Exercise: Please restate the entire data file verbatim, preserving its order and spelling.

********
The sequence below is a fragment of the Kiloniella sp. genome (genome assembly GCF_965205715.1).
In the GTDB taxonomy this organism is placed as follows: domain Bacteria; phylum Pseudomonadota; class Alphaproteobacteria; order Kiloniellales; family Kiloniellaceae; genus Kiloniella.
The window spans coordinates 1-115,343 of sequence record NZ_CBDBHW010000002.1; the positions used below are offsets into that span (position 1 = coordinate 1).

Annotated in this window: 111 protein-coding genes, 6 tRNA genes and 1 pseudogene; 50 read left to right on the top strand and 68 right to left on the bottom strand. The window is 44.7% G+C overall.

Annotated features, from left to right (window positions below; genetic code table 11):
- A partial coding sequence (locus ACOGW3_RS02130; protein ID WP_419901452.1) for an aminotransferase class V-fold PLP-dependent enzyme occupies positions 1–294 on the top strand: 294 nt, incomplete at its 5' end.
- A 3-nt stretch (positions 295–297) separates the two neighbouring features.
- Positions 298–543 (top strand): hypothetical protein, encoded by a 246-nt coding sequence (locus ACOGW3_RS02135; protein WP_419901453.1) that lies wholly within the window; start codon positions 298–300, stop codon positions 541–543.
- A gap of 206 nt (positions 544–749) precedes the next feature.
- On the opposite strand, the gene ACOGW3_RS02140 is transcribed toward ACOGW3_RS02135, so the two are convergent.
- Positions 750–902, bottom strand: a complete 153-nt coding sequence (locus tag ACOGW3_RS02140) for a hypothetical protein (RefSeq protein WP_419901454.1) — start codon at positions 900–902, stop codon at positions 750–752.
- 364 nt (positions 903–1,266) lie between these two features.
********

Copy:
The sequence below is a fragment of the Kiloniella sp. genome (genome assembly GCF_965205715.1).
In the GTDB taxonomy this organism is placed as follows: domain Bacteria; phylum Pseudomonadota; class Alphaproteobacteria; order Kiloniellales; family Kiloniellaceae; genus Kiloniella.
The window spans coordinates 1-115,343 of sequence record NZ_CBDBHW010000002.1; the positions used below are offsets into that span (position 1 = coordinate 1).

Annotated in this window: 111 protein-coding genes, 6 tRNA genes and 1 pseudogene; 50 read left to right on the top strand and 68 right to left on the bottom strand. The window is 44.7% G+C overall.

Annotated features, from left to right (window positions below; genetic code table 11):
- A partial coding sequence (locus ACOGW3_RS02130; protein ID WP_419901452.1) for an aminotransferase class V-fold PLP-dependent enzyme occupies positions 1–294 on the top strand: 294 nt, incomplete at its 5' end.
- A 3-nt stretch (positions 295–297) separates the two neighbouring features.
- Positions 298–543 (top strand): hypothetical protein, encoded by a 246-nt coding sequence (locus ACOGW3_RS02135; protein WP_419901453.1) that lies wholly within the window; start codon positions 298–300, stop codon positions 541–543.
- A gap of 206 nt (positions 544–749) precedes the next feature.
- On the opposite strand, the gene ACOGW3_RS02140 is transcribed toward ACOGW3_RS02135, so the two are convergent.
- Positions 750–902, bottom strand: a complete 153-nt coding sequence (locus tag ACOGW3_RS02140) for a hypothetical protein (RefSeq protein WP_419901454.1) — start codon at positions 900–902, stop codon at positions 750–752.
- 364 nt (positions 903–1,266) lie between these two features.